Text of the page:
Policy coordination and consultation in Indonesia
April-June 2015
By: Raymond Saner and Poppy S Winanti

Without successful policy coordination, Indonesian government ministries will not be inclined to harmonize their policies, and a comprehensive value chain approach cannot be implemented. Without sustained and effective policy consultation, important stakeholders with offensive and defensive interests in current and future policy changes might feel excluded and revert to illegitimate forms of influence that could result in bribery, deceit and duplicitous maneuvers to outdo other stakeholders opposing their interests. The can lead to conflicts that bind the government’s energy and resources, rather than giving it the space and trust required to move the country forward.

Whatever is decided on the structure of policy coordination and policy consultation, there should be a formal component and a convening agency to oversee the process of interministerial policy coordination and consultation between the government and the private sector/civil society. Without appropriate structures and adequate coordination and consultation mechanisms, a government is prone to deficient decision-making and paralysis in policy implementation.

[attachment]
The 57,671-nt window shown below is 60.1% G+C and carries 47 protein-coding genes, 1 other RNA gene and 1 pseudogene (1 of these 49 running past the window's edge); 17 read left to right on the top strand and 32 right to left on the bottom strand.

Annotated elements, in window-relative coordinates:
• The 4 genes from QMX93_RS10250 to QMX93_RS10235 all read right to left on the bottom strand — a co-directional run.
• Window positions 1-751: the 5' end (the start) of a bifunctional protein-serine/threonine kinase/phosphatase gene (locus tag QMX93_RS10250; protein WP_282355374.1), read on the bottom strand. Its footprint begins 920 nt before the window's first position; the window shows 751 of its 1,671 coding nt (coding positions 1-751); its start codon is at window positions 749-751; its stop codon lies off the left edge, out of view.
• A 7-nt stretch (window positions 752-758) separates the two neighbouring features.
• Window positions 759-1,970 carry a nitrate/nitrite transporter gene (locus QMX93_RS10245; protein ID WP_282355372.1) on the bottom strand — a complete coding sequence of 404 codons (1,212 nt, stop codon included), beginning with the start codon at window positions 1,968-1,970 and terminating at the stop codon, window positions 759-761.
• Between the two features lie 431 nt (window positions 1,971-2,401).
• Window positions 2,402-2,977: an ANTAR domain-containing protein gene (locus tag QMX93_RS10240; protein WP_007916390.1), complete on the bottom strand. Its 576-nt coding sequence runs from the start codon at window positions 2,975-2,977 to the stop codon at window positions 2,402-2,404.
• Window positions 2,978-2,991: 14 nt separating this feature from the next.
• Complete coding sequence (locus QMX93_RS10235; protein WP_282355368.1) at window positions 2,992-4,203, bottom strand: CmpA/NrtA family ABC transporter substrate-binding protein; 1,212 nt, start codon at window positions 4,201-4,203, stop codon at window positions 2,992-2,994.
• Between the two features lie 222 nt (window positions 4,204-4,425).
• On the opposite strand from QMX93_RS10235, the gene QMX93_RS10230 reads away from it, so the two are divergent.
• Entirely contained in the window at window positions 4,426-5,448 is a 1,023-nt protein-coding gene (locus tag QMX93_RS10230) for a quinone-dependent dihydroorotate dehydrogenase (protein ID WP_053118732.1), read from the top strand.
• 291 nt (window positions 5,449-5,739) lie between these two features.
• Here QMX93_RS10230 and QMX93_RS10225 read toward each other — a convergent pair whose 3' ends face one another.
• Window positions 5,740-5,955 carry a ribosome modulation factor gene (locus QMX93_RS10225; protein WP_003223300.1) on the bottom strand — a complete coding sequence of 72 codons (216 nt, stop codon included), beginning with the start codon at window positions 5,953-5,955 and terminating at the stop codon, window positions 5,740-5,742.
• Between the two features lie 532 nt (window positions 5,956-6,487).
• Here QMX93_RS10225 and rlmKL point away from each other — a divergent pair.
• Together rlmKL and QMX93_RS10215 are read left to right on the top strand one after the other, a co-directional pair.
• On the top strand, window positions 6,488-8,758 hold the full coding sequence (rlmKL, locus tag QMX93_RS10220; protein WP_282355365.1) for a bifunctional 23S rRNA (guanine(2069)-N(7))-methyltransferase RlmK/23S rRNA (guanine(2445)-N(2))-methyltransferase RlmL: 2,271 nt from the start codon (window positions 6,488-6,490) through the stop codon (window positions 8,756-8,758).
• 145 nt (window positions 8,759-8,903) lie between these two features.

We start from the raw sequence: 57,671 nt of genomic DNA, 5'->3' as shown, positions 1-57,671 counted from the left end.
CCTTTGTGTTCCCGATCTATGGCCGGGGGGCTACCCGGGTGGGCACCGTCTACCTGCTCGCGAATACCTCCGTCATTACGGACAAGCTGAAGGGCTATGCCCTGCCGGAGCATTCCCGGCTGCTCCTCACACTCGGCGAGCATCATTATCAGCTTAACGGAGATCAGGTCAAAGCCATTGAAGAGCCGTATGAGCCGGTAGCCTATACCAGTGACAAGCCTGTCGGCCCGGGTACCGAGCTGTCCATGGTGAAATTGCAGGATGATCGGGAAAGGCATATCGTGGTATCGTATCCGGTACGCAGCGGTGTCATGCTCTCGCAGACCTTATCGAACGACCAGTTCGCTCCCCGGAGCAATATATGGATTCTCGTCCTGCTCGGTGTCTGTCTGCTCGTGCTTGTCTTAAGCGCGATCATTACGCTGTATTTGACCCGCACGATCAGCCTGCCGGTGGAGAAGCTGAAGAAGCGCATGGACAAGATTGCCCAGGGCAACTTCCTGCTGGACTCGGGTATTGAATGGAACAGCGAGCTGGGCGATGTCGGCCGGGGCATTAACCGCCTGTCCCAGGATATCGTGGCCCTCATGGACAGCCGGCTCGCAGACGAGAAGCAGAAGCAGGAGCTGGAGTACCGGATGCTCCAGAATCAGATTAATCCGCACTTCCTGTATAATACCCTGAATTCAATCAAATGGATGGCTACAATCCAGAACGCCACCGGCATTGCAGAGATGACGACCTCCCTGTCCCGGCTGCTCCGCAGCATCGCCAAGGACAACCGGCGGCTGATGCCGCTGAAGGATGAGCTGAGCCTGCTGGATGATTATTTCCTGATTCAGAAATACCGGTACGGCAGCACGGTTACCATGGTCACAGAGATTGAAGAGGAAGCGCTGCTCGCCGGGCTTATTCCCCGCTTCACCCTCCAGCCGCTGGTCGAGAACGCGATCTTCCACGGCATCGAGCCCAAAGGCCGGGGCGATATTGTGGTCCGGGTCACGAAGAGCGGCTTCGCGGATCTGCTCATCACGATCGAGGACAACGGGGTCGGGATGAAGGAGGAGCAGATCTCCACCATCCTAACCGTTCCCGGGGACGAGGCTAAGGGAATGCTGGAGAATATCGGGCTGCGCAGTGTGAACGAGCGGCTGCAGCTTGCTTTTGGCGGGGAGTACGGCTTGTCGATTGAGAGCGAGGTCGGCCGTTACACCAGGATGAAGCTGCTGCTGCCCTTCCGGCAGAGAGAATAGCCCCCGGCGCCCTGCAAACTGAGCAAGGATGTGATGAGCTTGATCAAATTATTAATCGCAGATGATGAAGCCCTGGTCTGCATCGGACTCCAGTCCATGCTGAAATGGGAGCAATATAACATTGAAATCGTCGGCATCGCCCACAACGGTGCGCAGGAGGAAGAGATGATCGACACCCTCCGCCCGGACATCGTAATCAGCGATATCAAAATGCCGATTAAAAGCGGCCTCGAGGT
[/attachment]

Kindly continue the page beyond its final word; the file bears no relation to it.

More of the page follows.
Indonesia could benefit greatly from effective and efficient policy coordination and policy consultation, and hopefully the new government will select the right mechanisms to support the implementation of its development strategies and priorities.

Raymond Saner teaches at Basel University in Switzerland and is co-founder of CSEND, a Geneva-based research and development organization.

Poppy S Winanti is head of the graduate program in international relations at Gadjah Mada University in Yogyakarta.

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